In any world, any century
"Fifteen is really medieval and pioneer and nothing is clear and nothing is safe and nothing is come and nothing is gone but it all might be." Gertrude Stein
Fifteen is close enough: A fourteen-year old boy is by nature a seeker?mainly of his own identity and then of a place in the grand design. It's a personally painful quest, most often lonely and usually not of import beyond himself. In the case of Will Stanton (Alexander Ludwig), however, the survival of the world depends on him, as depicted in the fantasy The Seeker: The Dark is Rising.
Will learns he is the last warrior of a group that has been fighting the forces of The Dark over the centuries. Unless he finds a series of clues involving time travel in the next few days, The Dark will finally win. Imagine fighting a thug on a white horse while also struggling with hormones and teasing brothers. It's quite a task for a teen, but Will, as you might guess, finally goes for it. When he starts blowing things up, out of anger and adolescent curiosity, Susan Cooper's adapted novel is spot on about the confusing and tumultuous role of a teen in any world, any century.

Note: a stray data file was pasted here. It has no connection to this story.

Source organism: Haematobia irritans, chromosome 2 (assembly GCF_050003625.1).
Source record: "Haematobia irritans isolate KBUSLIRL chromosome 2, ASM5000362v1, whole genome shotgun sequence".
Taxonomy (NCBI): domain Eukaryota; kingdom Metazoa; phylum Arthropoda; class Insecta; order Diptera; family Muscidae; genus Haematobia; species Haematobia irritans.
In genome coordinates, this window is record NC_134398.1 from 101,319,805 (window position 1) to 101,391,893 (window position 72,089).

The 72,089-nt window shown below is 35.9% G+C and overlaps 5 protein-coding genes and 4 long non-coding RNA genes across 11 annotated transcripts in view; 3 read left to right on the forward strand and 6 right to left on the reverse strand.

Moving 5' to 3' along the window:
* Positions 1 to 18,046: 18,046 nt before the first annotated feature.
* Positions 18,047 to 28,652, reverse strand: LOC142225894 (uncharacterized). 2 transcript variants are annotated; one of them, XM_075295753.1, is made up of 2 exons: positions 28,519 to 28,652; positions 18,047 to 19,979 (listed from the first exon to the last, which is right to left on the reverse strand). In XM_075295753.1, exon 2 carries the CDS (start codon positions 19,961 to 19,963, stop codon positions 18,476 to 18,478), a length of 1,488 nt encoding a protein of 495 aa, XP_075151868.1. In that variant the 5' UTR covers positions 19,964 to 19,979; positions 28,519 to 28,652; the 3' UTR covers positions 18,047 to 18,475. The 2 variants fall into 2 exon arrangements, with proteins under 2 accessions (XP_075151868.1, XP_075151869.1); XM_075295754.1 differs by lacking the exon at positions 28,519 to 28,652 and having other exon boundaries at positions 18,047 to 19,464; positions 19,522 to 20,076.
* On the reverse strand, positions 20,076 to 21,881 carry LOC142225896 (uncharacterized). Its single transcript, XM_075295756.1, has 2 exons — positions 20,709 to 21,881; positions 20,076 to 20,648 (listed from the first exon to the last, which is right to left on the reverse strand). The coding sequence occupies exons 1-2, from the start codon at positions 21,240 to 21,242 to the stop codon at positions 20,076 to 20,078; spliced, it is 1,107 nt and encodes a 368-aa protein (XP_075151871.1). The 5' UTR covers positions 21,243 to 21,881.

Although in a sense, this film is simplistic when juxtaposed with, say, The Bridge to Terabithia (although a pre-teen hero), its value is in depicting the epic struggle between the forces of good and evil expressed so obviously in its title and felt so personally by the teen hero. Even the graphics are less pronounced than in almost any action adventure in the last few years.
So while this is not a visually sumptuous romantic fantasy, it has a charm by being straightforward storytelling, less complicated than most but no less enjoyable. Nothing new or striking happens, perhaps the best hint that youngsters in the audience won't be preached at much by the adults, whether in the film or producing it. Thank goodness, because saving the world is tough enough without worrying about the adults confusing matters more.